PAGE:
Is American Culture Really Taking Over the World? Yes and No.
The answer here seems to be yes and no: American culture is everywhere, but it is not erasing local cultures in the way that is often feared.
Inevitably, McDonald's crops up repeatedly in these pages: eating habits (and viewing habits) are probably the areas in which the spread of U.S. culture is most evident. Even here, however, there are qualifications: McDonald's has been a flop in India, where the idea of eating a beef patty on a bun does not appeal. The new food craze in the Asian sub-continent is - Chinese food. Similarly, the favored television dramas in Israel, as in much of the rest of the world, come not from Burbank but from Venezuela, Mexico and Brazil.
Religious Movements as an Aspect of Globalization
For instance, a fascinating chapter on Chile looks at the rival foreign-based religious groups that have made inroads among the different groups in Chilean society. Among the poorer groups in this traditionally Catholic society, evangelical Protestantism is enjoying an astonishing boom. Its vision of personal responsibility, sobriety and mutual respect is transforming family relations, and may yet produce a new wave of entrepreneurship. Meanwhile, the country's business elite espouses a technocratic and conservative Catholicism, made up in equal parts of University of Chicago economics and the reactionary Catholic society Opus Dei.
The implication of this essay - insofar as there is one - is that globalization doesn't spread a single consistent ethos. Rather, it exposes societies to different outlooks and interests, which take root according to the society's own composition.
Thus, in Chile, evangelical Protestantism, a U.S. export, seems to be increasing the emphasis on the family among its converts - a development in marked contrast to the idea that Hollywood and rap music are spreading decadent individualism around the globe. That U.S. culture might influence other countries by making them not more sinful but more religious is rarely noted, but that seems to be exactly what is happening in Chile.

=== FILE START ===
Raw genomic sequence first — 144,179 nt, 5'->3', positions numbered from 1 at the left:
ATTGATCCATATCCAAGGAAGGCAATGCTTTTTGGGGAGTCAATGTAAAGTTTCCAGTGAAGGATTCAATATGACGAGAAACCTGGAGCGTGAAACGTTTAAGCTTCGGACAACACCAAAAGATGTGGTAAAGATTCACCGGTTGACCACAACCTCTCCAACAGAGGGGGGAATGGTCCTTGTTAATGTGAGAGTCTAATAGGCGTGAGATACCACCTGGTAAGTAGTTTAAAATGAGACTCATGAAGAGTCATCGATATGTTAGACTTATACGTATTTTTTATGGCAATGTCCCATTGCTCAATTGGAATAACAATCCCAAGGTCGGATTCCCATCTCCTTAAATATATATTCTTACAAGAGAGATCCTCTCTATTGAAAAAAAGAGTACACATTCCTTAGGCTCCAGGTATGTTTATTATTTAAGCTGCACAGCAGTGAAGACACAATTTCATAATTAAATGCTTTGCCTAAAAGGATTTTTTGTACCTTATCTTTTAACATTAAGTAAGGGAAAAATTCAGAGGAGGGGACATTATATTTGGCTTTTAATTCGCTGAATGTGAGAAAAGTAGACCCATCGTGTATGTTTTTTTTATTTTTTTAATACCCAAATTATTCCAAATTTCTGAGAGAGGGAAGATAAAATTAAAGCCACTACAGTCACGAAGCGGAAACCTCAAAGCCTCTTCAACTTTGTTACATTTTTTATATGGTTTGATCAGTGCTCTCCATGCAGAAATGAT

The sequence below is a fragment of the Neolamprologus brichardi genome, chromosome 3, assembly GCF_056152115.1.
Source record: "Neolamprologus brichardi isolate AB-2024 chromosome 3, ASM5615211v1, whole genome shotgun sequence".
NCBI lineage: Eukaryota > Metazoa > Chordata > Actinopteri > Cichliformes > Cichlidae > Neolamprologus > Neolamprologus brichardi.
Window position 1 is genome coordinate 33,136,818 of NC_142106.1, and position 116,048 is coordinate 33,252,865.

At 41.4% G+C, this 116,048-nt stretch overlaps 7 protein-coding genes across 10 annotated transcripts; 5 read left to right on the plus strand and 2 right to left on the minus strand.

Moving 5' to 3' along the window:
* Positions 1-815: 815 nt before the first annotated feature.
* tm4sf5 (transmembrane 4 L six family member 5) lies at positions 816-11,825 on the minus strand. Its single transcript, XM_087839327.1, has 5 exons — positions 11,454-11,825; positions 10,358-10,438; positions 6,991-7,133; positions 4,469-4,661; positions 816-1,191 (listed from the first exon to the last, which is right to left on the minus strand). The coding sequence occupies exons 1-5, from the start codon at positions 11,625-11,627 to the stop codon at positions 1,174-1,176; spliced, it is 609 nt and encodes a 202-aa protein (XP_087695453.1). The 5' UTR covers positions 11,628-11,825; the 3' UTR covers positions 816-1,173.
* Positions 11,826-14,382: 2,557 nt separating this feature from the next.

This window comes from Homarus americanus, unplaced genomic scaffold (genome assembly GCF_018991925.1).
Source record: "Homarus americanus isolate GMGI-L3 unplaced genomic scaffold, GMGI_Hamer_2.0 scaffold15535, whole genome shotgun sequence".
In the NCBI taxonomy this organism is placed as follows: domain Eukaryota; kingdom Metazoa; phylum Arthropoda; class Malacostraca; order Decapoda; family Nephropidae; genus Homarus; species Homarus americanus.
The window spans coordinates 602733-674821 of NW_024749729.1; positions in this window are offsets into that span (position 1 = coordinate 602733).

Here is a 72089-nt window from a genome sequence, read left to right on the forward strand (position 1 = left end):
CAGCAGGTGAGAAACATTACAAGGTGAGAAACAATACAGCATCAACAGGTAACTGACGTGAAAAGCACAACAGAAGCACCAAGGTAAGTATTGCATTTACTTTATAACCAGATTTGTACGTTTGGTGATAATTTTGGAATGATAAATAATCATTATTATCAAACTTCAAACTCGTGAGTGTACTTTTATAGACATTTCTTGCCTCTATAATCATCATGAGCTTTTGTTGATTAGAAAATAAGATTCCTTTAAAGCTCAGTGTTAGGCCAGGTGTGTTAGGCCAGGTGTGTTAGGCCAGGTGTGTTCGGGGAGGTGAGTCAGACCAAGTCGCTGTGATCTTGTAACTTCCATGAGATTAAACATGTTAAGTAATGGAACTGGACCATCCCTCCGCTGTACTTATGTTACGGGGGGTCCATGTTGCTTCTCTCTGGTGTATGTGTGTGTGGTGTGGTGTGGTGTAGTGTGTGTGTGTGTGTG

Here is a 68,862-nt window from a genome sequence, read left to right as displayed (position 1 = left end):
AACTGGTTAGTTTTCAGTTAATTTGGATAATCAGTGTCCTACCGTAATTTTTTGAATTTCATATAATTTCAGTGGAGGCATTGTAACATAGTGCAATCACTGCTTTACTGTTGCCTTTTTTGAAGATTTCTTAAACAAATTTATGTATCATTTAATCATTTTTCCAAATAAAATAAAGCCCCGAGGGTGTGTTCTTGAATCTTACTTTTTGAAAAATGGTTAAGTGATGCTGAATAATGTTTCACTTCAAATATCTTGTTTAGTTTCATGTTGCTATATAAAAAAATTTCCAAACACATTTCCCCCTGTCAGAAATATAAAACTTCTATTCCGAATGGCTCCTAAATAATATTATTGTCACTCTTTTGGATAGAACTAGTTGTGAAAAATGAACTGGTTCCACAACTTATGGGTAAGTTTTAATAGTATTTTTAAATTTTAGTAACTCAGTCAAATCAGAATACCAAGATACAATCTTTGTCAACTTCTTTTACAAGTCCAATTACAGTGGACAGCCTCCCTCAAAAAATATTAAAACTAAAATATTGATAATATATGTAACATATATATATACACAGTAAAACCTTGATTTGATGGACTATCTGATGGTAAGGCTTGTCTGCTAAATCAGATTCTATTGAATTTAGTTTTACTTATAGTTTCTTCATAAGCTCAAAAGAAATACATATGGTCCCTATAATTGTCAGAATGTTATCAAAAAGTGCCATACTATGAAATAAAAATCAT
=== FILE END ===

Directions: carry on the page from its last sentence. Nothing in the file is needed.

Many Non-American Movements Are Spreading Across the Globe
Other essays in the collection look at Islamic business movements and Islamic consumerism in Turkey; the spread of New Age movements as an example of an East-to-West cultural dynamic; the attempt of the Chinese Communist Party to set itself up as the agent and controller of modernization; and the hybrid mix of American, Soviet and indigenous culture in Hungary.
The essay on Hungary also contains a neat illustration of the dangers of cultural misreading: a look at the rocketing sale of baseball bats might lead you to conclude that American sports were crowding out native pastimes there. But that's not the case: The bats, sadly, are used primarily for mafia-style gang enforcement and street fights.
Because the book is based on national case studies, it doesn't have room for comparisons between countries. There is no consideration of the problems that cultural differences pose in areas like trade and international regulation; these concerns, which may be of interest to lawyers, are beyond the scope of the book.
Another omission, from a post-September 11 perspective, is the lack of any consideration of Islamic militancy. The satellite TV station al-Jazeera now seems as powerful a medium of cultural influence as MTV.
In general, the overall impression one takes away from reading Many Globalizations is that the transformations examined in the book are at an early stage. The question at the heart of many of the chapters is whether societies that open themselves to the global marketplace will still be able to maintain a distinctive social system (whether traditional or new), or will tend to converge on a uniform model.